How to Strike Gold with your Candidate Experience

Monday, March 20, 2017

If you’re thinking about your employment brand correctly, you know that it’s more than just a public façade used to attract and retain talent; it’s a part of a larger business strategy that has a direct impact on your bottom line—either positively or negatively. Virgin Media, a brand well known for its innovative thinking, recently put this concept to the test, and as a result, scored a new revenue stream of over $7 million, proving once and for all that it pays to treat your candidates like gold.

How did they do it? By taking a closer look at their employee experience, defining what it means to be a Virgin Media employee and translating that into their interview process. With nearly 150,000 applicants and only 3,500 positions to fill, there was a high risk that candidates who were not selected would cancel their consumer contracts, leading to huge revenue losses. So they posed the question: “What if the candidate experience was so positive that it created new customer acquisition opportunities from the people we engaged with?”

Virgin’s goal was to ensure that every applicant, even those who were not hired, had an experience that embodied their culture and values—one that left applicants with a feeling of loyalty rather than resentment. By making the connection between candidate experience and customer loyalty, Virgin Media was able to acquire new customers and build a formidable group of brand ambassadors who would recommend their brand in any capacity, including employment. Undoubtedly, their strategy paid off in more ways than one!

The lines between consumer and employment brand are often blurred, but the lesson learned from Virgin Media is crystal clear. A candidate’s interaction with your company leaves a lasting impression with much broader financial implications than most HR departments realize. Unfortunately for many companies, this part of their recruitment strategy—the candidate experience—is often underestimated, or worse, ignored entirely.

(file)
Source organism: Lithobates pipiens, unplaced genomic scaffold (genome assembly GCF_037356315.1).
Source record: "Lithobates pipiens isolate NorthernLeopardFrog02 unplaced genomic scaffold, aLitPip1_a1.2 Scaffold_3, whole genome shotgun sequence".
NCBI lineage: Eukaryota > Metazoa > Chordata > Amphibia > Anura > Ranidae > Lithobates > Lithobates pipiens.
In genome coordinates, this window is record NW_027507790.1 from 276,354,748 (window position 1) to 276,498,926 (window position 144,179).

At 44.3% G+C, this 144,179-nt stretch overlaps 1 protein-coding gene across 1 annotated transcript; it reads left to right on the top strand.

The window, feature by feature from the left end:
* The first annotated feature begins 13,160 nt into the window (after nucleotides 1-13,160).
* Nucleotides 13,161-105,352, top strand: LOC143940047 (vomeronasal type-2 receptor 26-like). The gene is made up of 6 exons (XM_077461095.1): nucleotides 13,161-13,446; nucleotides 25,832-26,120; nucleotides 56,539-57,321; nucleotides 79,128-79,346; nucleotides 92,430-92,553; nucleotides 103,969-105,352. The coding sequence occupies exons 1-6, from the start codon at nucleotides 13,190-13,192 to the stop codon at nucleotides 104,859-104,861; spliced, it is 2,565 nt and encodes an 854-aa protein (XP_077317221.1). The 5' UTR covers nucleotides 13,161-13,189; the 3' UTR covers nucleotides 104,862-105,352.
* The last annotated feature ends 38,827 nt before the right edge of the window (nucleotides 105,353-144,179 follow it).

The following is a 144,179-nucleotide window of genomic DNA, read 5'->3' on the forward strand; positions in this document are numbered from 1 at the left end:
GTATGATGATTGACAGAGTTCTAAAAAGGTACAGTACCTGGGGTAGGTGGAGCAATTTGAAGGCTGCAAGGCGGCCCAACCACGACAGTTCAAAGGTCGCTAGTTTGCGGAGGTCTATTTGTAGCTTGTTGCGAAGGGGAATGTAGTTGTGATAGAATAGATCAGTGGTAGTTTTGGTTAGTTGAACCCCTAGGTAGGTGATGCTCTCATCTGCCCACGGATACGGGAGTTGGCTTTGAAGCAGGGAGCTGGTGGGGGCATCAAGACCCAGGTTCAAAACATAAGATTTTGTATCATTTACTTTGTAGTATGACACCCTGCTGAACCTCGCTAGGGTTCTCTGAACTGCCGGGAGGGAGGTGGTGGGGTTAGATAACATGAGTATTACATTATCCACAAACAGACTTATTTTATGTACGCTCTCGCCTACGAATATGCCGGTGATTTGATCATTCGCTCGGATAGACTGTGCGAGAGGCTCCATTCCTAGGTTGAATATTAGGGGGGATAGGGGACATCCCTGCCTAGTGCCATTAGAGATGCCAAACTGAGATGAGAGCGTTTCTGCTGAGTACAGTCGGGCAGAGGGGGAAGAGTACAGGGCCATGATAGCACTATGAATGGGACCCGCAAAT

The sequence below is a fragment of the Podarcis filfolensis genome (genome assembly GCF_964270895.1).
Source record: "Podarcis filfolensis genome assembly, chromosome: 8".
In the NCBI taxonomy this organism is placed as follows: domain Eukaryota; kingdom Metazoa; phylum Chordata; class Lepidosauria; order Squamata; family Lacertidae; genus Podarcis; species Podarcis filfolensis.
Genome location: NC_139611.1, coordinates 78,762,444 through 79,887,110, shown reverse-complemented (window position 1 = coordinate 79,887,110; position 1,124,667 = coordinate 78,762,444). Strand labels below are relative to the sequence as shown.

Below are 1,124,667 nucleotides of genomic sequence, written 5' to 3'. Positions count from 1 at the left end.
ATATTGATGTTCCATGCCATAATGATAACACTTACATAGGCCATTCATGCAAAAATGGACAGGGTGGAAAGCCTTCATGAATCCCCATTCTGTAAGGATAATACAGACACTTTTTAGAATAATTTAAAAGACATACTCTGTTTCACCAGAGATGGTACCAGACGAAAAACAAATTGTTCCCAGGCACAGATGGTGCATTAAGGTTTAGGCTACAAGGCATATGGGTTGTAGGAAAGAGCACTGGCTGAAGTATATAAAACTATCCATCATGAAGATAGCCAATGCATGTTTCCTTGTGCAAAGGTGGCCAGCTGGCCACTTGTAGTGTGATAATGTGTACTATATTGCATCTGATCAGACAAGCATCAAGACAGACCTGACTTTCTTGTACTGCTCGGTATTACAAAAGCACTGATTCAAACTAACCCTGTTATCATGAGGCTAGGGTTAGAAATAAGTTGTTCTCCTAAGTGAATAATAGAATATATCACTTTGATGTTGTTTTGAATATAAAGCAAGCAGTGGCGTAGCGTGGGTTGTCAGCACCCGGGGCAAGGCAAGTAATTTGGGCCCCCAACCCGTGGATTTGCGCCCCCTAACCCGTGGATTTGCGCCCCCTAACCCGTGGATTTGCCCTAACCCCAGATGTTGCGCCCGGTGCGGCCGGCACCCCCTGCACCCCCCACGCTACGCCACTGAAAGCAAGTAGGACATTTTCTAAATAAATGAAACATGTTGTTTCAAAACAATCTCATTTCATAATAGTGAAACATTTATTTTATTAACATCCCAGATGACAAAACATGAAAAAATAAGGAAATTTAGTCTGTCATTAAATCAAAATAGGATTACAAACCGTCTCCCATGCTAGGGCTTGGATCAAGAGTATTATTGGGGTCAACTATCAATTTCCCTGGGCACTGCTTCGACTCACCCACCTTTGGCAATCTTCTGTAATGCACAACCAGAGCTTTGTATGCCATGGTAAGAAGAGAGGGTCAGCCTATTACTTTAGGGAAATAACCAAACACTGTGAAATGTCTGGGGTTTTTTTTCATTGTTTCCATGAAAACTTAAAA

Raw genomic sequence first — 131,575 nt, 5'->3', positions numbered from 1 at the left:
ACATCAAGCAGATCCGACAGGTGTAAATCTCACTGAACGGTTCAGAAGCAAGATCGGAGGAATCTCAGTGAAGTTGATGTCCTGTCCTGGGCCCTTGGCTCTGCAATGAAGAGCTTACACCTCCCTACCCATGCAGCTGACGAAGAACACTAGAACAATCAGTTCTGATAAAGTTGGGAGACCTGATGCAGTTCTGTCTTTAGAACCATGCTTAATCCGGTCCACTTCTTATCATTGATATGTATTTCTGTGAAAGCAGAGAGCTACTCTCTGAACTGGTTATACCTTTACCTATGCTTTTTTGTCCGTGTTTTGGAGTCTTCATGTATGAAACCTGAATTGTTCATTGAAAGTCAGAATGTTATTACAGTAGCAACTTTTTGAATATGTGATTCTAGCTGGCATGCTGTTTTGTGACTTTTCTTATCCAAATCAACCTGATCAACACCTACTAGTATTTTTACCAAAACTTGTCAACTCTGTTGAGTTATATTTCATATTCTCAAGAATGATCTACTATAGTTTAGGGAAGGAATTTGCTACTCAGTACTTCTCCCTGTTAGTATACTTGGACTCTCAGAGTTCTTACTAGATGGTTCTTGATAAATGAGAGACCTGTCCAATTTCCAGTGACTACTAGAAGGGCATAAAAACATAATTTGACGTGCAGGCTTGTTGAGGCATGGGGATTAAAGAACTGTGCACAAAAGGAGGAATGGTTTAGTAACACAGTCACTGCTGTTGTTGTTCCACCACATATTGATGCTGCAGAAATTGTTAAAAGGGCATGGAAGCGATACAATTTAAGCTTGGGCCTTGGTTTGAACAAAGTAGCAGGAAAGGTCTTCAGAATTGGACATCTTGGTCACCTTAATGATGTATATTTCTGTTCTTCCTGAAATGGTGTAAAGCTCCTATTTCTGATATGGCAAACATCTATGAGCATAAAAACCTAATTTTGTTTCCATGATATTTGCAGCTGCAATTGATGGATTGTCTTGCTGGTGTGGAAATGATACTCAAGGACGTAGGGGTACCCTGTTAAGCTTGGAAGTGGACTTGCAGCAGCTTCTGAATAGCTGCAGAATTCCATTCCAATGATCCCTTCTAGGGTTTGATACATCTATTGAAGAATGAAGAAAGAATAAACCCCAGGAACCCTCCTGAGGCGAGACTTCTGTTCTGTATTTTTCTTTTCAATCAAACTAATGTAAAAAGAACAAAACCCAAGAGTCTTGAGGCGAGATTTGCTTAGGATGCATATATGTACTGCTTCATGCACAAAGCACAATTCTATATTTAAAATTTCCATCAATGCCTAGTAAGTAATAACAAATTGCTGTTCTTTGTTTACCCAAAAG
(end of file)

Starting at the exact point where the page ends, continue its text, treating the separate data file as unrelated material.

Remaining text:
What is the starting point for companies like these to build a better employment brand strategy? As Virgin Media demonstrated, it begins with creating a candidate experience that truly represents the employee experience.  In other words, treating every candidate in a way that is representative of what it’s like to work for your company, without over-promising or under-delivering. Interviews must accurately depict what the job and the culture will be like; otherwise, you risk high turnover and damaging your employment brand. (We’ve all heard those stories about the interview that did not match actual job; they never have a happy ending.)

When a company delivers a positive candidate experience that truthfully reflects the culture, values, and employment experience, it gains the following cost saving:

1)  Higher retention rates. Candidates will be more appropriately matched with the company and opportunity. A positive and transparent exchange during the interview process will almost always lead you to “the right fit.”

2)  Enhanced employment brand. Positive candidate experiences will create brand ambassadors who share their stories via social media, blogs, employer review sites, and personal and professional contacts. These individuals wield the power to enhance or tarnish your brand reputation by positively or negatively influencing others.

3)  New revenue streams. In many cases, prospective candidates are also prospective customers who make buying decisions about your products and services. Even if they are unlikely to become customers, they will still be much more likely to recommend and speak highly of your company in any capacity if their candidate experience is a positive one.

What kind of impression does your company make during the candidate experience? Is it helping our hurting your bottom line? To learn more about employment branding and other talent acquisition strategies, contact